Romans commentary

I finished reading the book of Romans in the KJV Bible last night. I’ve said before that I’m not a Bible scholar, however, there are a few points that stood out in my mind which I’d like to discuss. If I can remember the exact verses I’ll mention, otherwise it’s generalization or perhaps someone else can remind me of the specifics.

I’ve always been a bit reluctant when I hear “The good news” in reference to the Gospel. I didn’t understand exactly what it meant until I read Romans through and thought about it. Perhaps this is because I’ve never read it all the way through before but rather just in bits and pieces (see below). In Romans, we are told that the Gospel isn’t just for the Jews, but for everyone. Christ didn’t just die for those around Him or who knew of Him, but everyone. Those who didn’t know him can also be saved if after hearing they believe. This is the Good News and is the basis for our faith. Everything else, the commandments and ordinances as to how we are to conduct ourselves as Christians would be nothing without the Good News of Jesus. However, that doesn’t make them any less important either.

The idea of “once saved, always saved”. This does have some merit. However, it also has limits. Peter talks about this in some length using a grafted olive tree as an example. He likens the Jews to the original tree branches and the Gentiles/Romans as the grafts. Jesus is the trunk and God the root. He says some of the original branches have fallen away thus leaving room for grafts. He talks about getting nourishment to both the original branches and grafts. He also warns those who have fallen away they aren’t in God’s grace anymore. This shows that people who were once saved can loose their salvation. However, he also says that those who have fallen can be grafted back in again. This is wonderful news! You aren’t lost forever if you fall away. But that doesn’t change the fact that you can fall away and be lost after you are originally saved.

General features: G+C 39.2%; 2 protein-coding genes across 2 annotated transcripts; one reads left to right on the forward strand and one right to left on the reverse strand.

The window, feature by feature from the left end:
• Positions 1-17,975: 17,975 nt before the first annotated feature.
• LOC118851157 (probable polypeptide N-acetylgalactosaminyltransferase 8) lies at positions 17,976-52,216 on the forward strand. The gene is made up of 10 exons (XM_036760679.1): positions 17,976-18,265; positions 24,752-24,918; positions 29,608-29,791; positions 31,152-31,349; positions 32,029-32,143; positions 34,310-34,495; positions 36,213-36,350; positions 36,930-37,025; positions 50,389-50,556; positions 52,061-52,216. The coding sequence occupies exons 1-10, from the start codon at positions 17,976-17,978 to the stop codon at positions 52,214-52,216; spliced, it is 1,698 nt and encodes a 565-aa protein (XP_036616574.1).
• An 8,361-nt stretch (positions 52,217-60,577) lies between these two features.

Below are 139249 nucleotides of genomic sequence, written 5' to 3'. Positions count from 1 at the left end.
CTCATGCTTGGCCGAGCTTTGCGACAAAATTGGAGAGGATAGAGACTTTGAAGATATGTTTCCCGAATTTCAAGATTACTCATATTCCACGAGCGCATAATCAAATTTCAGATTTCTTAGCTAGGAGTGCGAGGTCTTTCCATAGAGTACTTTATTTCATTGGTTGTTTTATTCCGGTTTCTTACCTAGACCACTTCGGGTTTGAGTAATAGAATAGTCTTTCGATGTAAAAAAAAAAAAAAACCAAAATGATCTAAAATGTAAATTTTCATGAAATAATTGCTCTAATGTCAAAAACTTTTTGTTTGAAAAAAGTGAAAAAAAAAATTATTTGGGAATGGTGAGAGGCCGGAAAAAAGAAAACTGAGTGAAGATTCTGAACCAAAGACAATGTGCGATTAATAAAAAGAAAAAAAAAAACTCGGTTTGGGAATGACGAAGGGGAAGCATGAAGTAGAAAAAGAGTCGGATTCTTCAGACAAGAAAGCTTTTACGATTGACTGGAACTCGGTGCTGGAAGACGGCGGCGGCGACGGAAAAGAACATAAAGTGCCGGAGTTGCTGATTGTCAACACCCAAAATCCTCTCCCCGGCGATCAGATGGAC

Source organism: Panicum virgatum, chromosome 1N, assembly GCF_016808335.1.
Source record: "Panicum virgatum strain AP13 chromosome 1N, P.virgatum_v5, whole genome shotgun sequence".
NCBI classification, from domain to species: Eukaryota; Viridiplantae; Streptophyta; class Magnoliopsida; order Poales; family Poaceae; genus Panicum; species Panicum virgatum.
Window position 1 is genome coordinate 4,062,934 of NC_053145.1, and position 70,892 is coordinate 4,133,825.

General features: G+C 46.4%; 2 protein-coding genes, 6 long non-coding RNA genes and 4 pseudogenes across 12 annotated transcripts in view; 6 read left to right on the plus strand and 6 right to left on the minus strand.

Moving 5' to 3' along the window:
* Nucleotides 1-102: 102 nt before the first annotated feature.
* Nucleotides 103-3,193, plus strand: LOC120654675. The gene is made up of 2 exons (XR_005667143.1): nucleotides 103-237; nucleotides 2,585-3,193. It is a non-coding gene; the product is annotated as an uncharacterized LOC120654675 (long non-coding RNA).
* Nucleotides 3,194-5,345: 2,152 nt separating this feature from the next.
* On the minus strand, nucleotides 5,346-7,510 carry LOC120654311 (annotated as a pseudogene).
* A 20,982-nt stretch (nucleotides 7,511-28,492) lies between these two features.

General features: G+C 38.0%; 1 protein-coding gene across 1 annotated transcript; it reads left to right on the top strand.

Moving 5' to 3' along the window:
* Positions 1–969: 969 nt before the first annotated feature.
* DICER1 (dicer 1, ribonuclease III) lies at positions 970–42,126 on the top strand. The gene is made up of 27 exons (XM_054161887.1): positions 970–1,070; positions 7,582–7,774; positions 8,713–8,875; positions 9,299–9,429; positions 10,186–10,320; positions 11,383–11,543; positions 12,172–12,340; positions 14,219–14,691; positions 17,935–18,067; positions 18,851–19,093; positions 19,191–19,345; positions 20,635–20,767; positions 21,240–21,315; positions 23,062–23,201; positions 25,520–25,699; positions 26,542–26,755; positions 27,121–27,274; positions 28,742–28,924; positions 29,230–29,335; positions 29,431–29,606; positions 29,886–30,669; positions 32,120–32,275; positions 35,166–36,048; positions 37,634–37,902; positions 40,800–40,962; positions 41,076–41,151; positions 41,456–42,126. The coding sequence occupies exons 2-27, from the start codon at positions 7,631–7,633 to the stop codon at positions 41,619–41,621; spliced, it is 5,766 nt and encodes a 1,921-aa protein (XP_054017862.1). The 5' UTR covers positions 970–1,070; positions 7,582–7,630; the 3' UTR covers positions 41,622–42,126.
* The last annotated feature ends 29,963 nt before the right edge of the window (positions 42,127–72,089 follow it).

This fits in with the idea that it doesn’t matter how we act because God/Jesus looks at our hearts. Yes he does know our hearts. Still, it does matter how we act. In Romans, there is plenty of instruction for how a Christian should act to remain saved. Many of the 10 Commandments from the Old Testament are again given along with much more, especially toward the end of the book. Sadly, other than the Commandments or easy things that don’t interfere with our popular lifestyle, a lot of this instruction isn’t taught in most churches today. Not only that but violations aren’t enforced. I’m not legalistic but if we’re told in the Bible to do or not do something, we shouldn’t just do it if convenient. We shouldn’t make excuses. This is hypocritical even to idea that what we do doesn’t matter because He examines our hearts. If He examines our hearts, He knows it is an excuse. This is how false belief shows itself. It’s when Biblical obedience is inconvenient that true faith bears fruit.

Throughout reading Romans, and the prior Bible books, I’m reminded of the importance of reading in context. Anyone can take individual verses and twist them to meet their needs. However, when read in context, false teachings should easily be spotted. Reading the Bible through in order helps with this because often references are made to previous events. It is also interesting seeing the Bible unfold, especially the New Testament.

I’m saddened when professing Christians rely only on commentaries, daily devotional booklets, and other people’s ideas for their Biblical interpretation. These are important, but just as important is reading the Bible through for yourself. I’m amazed how many people have never read the Bible through. They can be missing a lot. How can you live a Biblical life if you’ve never really read the Bible? Especially in the US where we have such freedom and access to Bibles. Many people own a Bible, but few really read it. It’s not just a reference book, but a guidebook to daily life.


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